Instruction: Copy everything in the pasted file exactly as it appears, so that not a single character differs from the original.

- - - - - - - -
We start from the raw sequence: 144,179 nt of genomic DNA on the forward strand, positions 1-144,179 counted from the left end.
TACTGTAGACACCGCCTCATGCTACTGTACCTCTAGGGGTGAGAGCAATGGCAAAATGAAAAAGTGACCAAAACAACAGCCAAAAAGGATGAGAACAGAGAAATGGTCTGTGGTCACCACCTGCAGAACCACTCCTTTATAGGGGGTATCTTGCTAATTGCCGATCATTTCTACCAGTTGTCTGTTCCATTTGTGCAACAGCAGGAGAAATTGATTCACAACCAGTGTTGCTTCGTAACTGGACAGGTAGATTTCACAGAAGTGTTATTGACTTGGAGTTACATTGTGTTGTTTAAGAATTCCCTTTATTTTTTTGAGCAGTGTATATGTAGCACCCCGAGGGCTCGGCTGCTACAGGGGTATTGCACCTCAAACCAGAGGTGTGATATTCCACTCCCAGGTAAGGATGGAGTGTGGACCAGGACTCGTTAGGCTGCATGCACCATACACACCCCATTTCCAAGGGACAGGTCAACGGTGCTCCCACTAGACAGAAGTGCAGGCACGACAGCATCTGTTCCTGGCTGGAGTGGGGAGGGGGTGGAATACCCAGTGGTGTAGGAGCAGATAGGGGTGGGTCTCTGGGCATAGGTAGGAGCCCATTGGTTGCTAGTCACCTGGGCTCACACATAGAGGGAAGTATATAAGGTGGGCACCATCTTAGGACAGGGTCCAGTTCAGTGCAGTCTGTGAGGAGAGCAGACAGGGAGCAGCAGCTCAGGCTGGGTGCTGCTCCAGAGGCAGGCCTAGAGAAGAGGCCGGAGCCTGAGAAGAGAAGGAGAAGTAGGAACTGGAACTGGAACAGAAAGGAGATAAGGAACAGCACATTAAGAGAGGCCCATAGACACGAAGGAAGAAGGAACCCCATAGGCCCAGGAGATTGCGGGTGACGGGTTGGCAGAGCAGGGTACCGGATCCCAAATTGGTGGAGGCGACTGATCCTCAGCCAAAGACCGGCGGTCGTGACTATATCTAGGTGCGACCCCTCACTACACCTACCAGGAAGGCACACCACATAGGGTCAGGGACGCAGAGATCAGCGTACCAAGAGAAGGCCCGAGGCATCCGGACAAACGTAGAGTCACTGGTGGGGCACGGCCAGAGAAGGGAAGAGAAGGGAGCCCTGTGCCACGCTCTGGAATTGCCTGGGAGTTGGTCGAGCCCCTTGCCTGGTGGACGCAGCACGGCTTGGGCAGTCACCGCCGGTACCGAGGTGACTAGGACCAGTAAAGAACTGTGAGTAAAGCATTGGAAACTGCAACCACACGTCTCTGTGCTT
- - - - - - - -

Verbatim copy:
We start from the raw sequence: 144,179 nt of genomic DNA on the forward strand, positions 1-144,179 counted from the left end.
TACTGTAGACACCGCCTCATGCTACTGTACCTCTAGGGGTGAGAGCAATGGCAAAATGAAAAAGTGACCAAAACAACAGCCAAAAAGGATGAGAACAGAGAAATGGTCTGTGGTCACCACCTGCAGAACCACTCCTTTATAGGGGGTATCTTGCTAATTGCCGATCATTTCTACCAGTTGTCTGTTCCATTTGTGCAACAGCAGGAGAAATTGATTCACAACCAGTGTTGCTTCGTAACTGGACAGGTAGATTTCACAGAAGTGTTATTGACTTGGAGTTACATTGTGTTGTTTAAGAATTCCCTTTATTTTTTTGAGCAGTGTATATGTAGCACCCCGAGGGCTCGGCTGCTACAGGGGTATTGCACCTCAAACCAGAGGTGTGATATTCCACTCCCAGGTAAGGATGGAGTGTGGACCAGGACTCGTTAGGCTGCATGCACCATACACACCCCATTTCCAAGGGACAGGTCAACGGTGCTCCCACTAGACAGAAGTGCAGGCACGACAGCATCTGTTCCTGGCTGGAGTGGGGAGGGGGTGGAATACCCAGTGGTGTAGGAGCAGATAGGGGTGGGTCTCTGGGCATAGGTAGGAGCCCATTGGTTGCTAGTCACCTGGGCTCACACATAGAGGGAAGTATATAAGGTGGGCACCATCTTAGGACAGGGTCCAGTTCAGTGCAGTCTGTGAGGAGAGCAGACAGGGAGCAGCAGCTCAGGCTGGGTGCTGCTCCAGAGGCAGGCCTAGAGAAGAGGCCGGAGCCTGAGAAGAGAAGGAGAAGTAGGAACTGGAACTGGAACAGAAAGGAGATAAGGAACAGCACATTAAGAGAGGCCCATAGACACGAAGGAAGAAGGAACCCCATAGGCCCAGGAGATTGCGGGTGACGGGTTGGCAGAGCAGGGTACCGGATCCCAAATTGGTGGAGGCGACTGATCCTCAGCCAAAGACCGGCGGTCGTGACTATATCTAGGTGCGACCCCTCACTACACCTACCAGGAAGGCACACCACATAGGGTCAGGGACGCAGAGATCAGCGTACCAAGAGAAGGCCCGAGGCATCCGGACAAACGTAGAGTCACTGGTGGGGCACGGCCAGAGAAGGGAAGAGAAGGGAGCCCTGTGCCACGCTCTGGAATTGCCTGGGAGTTGGTCGAGCCCCTTGCCTGGTGGACGCAGCACGGCTTGGGCAGTCACCGCCGGTACCGAGGTGACTAGGACCAGTAAAGAACTGTGAGTAAAGCATTGGAAACTGCAACCACACGTCTCTGTGCTT